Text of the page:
Every book you read has an acknowledgments section, usually thanking agents, family, friends, etc. I wanted to do something a little different this time, so I made my acknowledgments a kind of mini-essay on how a book is actually put together. It's a bit long, but here it is (or you can read it at the back of the book!)
All right savvy readers. I know that no one ever reads these Acknowledgements (except for relatives who want to make sure they are included. Hi Mom!) but this particular back page thank-you list is going to contain some worthwhile advice. I promise.
A lot of people think writers work alone, that a book is the end-product of one person’s effort and creativity, a story born from the crucible of the tortured artist’s brain, sweat and pain.
This is total baloney.
A book is a team effort and these acknowledgments are going to serve as a roadmap (of sorts) for how a book goes from an idea in my brain to the book you are holding in your hands.
So yes, it starts with me having some idea of where Neil and his gang of friends are headed to and what enemies they will face. But then I start to do research so that I know what the world will look like. In this case, the world is London.
So I buy guidebooks. I visit London (if I can) and take pics, write notes, etc. I rely on the amazing research done by Shakespeare scholars, mapmakers, dictionary writers and (yes) Wikipedia.
BIT OF ADVICE #1 – Do research! Even a fiction book needs to be real.
Only then do I start writing a first draft. I should take a moment here to thank everyone who makes fair trade coffee available at my neighborhood supermarket as well as the musicians who’s music inspires me while I’m sitting in my attic. For this book there was a lot of Gogol Bordello, Justin Rutledge and choral music from the Tallis Scholars.
I finally get through the first draft, which then gets reviewed and ripped to shreds by my first team of editors – my wife Laura and my incredibly smart daughters Erin and Emily. This might be BIT OF ADVICE #2 – always get someone to read your work who will rip it to shreds. The most useless advice you will ever get is “I liked it.” Ugh.
Then I do spend a lot of time BACK in my attic working and reworking the plot and characters until I think they are ready to submit to my amazing editor Julia Maguire.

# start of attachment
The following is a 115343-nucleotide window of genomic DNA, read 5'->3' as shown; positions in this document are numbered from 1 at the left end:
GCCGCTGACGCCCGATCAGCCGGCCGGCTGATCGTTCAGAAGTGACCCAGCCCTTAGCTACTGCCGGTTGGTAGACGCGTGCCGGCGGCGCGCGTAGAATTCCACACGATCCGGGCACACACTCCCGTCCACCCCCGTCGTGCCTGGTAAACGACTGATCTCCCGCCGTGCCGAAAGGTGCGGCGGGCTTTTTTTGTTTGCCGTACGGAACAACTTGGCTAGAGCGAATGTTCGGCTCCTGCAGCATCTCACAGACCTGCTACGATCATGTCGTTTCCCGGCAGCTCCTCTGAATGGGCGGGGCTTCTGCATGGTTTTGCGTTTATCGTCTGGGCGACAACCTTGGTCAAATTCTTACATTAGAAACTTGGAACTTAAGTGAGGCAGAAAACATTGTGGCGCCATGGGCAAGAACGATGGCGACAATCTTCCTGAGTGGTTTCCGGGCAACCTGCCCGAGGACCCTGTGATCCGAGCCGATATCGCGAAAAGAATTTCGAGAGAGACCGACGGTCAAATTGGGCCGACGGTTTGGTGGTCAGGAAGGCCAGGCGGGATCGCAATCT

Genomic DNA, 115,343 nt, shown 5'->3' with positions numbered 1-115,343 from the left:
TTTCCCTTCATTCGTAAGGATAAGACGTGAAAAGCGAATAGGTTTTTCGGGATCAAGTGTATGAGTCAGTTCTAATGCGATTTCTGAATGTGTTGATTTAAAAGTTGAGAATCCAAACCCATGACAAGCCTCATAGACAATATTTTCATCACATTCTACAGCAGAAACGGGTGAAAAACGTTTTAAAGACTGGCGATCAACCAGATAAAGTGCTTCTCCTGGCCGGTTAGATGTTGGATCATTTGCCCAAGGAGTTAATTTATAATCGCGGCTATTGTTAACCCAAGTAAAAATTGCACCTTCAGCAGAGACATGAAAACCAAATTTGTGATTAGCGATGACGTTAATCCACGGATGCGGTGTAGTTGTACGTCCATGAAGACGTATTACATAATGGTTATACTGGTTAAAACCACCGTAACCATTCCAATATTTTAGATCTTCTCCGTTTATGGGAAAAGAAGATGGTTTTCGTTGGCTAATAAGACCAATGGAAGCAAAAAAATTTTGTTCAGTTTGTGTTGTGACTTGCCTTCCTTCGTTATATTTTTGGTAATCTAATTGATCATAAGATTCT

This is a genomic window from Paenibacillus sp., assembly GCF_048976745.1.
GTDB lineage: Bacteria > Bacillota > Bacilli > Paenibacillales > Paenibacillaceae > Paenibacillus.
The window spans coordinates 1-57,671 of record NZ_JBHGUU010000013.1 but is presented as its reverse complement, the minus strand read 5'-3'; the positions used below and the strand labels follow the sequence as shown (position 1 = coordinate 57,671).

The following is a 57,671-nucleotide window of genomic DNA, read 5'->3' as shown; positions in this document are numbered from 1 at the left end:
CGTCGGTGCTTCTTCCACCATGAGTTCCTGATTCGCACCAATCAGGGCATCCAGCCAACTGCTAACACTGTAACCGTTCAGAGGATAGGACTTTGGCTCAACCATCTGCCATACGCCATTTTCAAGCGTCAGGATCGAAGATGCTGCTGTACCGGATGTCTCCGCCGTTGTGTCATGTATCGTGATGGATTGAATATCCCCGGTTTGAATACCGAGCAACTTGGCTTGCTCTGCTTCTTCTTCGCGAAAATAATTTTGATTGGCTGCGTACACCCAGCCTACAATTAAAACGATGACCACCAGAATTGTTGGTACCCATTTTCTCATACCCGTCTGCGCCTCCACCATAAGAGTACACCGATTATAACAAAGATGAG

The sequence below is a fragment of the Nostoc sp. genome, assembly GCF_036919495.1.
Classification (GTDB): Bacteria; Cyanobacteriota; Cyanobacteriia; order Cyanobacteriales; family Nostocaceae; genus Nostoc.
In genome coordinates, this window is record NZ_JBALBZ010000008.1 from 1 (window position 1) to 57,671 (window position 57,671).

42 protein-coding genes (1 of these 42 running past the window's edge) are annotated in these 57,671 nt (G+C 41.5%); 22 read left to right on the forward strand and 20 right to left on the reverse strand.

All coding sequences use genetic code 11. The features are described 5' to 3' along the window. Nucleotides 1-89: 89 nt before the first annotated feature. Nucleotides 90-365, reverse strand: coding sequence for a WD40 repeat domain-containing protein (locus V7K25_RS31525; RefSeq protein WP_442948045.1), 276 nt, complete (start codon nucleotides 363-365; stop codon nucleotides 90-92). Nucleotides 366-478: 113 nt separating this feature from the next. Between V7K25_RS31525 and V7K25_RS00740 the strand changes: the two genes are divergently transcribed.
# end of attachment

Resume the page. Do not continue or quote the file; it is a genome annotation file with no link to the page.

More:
BIT OF ADVICE #3 – Your first few drafts stink. They do. Everyone’s do. Writing is about carefully rewriting over and over.
Julia then goes through and points out the big stuff – the plot points that don’t actually make any sense. Round one of the editing process doesn’t even touch the (many) smaller mistakes in speliling, grammmer and uther stuf.
I go back and rewrite the book again and sometimes againandagain until we get the large issues worked out, and make sure the book works with the rest of the series, and then we do a final edit.
BIT OF ADVICE #4 – See #3, rinse, repeat. But also don’t lose heart. And don’t get angry (hard to do). Each person at each stage makes the book better.
Then the book gets sent to a copyeditor who goes over everything we’ve gone over with a proverbial fine-toothed comb. They always find dozens of mistakes. Some in spelling, some bigger. For this book, Kaitlin Sevrini did one of the best edits ever, and I am thankful.
Many institutions are cutting copy-editors from their budgets. That’s because they are idiots.
Of course, I also do the images for my books. So the biggest shoutout goes to Laurent Linn, who is simply fantastic at taking a rough idea from me, and pushing me to rework and rework it until it’s worth putting on the cover or inside the book.
Then there are the people who lay out the book, make the paper, the glue, the ink, bind the book, package the book, transports the book and on and on.
(There are so many more, my agent Michael Levine who talks to the big guns and Simon and Schuster, people such as Jon Anderson and Justin Chanda, to arrange contracts, marketing and so much more.)
Then there are the librarians and booksellers who get my book in the hands of readers who will get a kick out of the goofy adventures of a cocky chef who solves crimes and occasionally does his homework.
So, yes, in the end it’s all about you, the reader.